Soul, self; come, poor Jackself, I do advise

You, jaded, let be; call off thoughts awhile

Elsewhere; leave comfort root-room; let joy size

At God knows when to God knows what; whose smile

’s not wrung, see you; unforeseen times rather—as skies

Between pie mountains—lights a lovely mile. – G.M. Hopkins

Sunday, March 6, 2011

Time's Discipline

I visited one of heaven’s waiting rooms the other day. Old people’s homes all smell the same and it’s hard to fight against the swamping sensation that they’re soulless holding centres from which the inmates will finally be deported back whence they came. Dust to dust.

My elderly friend still has all her marbles and talks avidly about her years living in India as a young woman. At home she enjoyed the company of a bird which occasionally flew round the living room and finally came to a sad end concertinaed against the wall. The lady misses her feathered friend so her son-in-law painted an excellent likeness of the bird which now hangs above her bed: a songless imitation of the original, but the next best thing.

Will there be birds in heaven?

I went to see the wonderful Derek Jacobi playing King Lear in the Grand Opera House this week. He’s seventy-two years old and he can still produce a compelling stage performance. I don’t know whether the actor has ever considered the merits of sheltered dwelling, but as poor Lear he is cast out to face the elements, having been duped by the two ugly sisters who previously protested love to their father. The youngest daughter, Cordelia, refuses to play the ‘Which of you shall we say doth love us most?’ game and, Cinderella-like, she is excluded and banished to France.

Lear’s descent into madness is distressing and the examination of the relationship between an ageing parent and his daughters is relentless. Old age leads to a gradual loss of identity as the balance of care shifts and the elderly person begins to feel useless and unvalued. Lear asks, ‘Who is it that can tell me who I am?’ And the reply comes, ‘Lear’s shadow.’ Only death awaits those who feel such loss of substance.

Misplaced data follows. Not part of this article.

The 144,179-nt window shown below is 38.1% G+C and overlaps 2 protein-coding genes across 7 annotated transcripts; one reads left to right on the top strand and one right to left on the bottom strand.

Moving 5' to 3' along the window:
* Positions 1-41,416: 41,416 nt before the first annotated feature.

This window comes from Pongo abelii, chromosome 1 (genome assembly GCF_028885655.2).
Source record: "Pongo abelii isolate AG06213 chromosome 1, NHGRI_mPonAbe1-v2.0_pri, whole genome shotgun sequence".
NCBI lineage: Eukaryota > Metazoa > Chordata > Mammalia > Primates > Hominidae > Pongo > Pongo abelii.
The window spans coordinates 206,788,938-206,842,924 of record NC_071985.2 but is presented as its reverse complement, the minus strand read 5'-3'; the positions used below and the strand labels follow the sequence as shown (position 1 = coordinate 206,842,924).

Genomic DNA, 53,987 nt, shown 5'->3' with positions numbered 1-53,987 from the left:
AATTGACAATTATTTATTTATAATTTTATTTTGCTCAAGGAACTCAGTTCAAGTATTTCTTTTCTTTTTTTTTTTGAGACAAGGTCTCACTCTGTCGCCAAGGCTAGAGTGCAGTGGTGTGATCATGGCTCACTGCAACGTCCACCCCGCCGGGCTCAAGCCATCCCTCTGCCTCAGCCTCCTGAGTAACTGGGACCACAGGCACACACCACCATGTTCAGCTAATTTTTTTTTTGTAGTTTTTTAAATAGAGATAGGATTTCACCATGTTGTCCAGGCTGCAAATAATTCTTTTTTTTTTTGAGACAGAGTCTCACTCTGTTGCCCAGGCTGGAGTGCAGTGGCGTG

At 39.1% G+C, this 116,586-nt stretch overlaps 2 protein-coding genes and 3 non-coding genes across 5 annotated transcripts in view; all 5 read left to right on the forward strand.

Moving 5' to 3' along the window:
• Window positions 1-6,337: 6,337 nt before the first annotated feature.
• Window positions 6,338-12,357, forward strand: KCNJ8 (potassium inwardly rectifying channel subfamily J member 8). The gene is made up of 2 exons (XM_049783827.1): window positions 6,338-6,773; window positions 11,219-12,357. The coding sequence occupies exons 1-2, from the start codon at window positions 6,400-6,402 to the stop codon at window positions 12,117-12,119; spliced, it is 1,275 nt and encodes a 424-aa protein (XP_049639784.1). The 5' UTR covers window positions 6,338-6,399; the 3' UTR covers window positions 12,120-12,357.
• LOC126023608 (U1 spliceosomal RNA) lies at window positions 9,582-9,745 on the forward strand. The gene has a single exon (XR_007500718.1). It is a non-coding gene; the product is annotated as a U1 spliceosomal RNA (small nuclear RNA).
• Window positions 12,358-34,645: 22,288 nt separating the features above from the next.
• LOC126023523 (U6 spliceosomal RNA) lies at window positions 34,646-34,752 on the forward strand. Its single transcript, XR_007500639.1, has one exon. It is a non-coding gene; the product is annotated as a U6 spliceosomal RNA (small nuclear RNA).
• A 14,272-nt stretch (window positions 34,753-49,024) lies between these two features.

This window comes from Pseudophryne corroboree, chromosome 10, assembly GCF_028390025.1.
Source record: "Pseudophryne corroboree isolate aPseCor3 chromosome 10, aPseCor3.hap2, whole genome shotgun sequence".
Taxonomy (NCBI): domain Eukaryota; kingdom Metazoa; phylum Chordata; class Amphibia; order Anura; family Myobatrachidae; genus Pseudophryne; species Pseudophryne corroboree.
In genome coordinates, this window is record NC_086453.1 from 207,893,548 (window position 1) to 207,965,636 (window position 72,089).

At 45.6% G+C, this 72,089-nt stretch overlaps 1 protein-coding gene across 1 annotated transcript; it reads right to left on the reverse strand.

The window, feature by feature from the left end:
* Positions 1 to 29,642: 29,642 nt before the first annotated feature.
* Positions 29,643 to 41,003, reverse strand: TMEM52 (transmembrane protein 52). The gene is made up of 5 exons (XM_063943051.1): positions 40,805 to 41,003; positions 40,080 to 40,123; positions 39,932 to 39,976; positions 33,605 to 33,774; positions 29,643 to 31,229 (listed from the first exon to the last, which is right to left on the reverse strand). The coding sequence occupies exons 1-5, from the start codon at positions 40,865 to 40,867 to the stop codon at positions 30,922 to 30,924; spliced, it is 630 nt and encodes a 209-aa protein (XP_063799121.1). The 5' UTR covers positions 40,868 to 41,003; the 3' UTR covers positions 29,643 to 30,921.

In many a sermon I heard a warning that I could be run over by a No 39 bus outside the church and where would I spend eternity? Can eternity be spent? I think that there is actually a very slim chance of being hit by an omnibus, but there is a 100% chance that I will be dead. In King Lear, Edgar says,

‘Men must endure/Their going hence, even as their coming hither:/Ripeness is all.’

By ripeness he means readiness - a preparation that is mature in its acceptance that we have lived long enough and it’s time. Death is a fact of life and as we get older we will attend more and more funerals of our peers. How then do we live? In celebration of life! – filling each waking moment with words and people and nature and song.

‘It is the time’s discipline to think
of the death of all living, and yet live.’ (Wendell Berry)

Dwelling too much on death is a waste of the very time whose passing we mourn. Flowers set us an example in their glorious, if short-lived, explosion of colourful praise to the Creator. As I write my husband is pruning the roses so that when their moment comes they will bloom well.

If I had another life,
I would spend it on some
unstinting happiness.

I would be a fox, or a tree
full of waving branches.
I wouldn’t mind being a rose
In a field full of roses.

Fear has not occurred to them, nor ambition.
Reason they have not yet thought of.
Neither do they ask how long they must be roses, and then what.
Or any other foolish question.
(from Roses, Late Summer by Mary Oliver)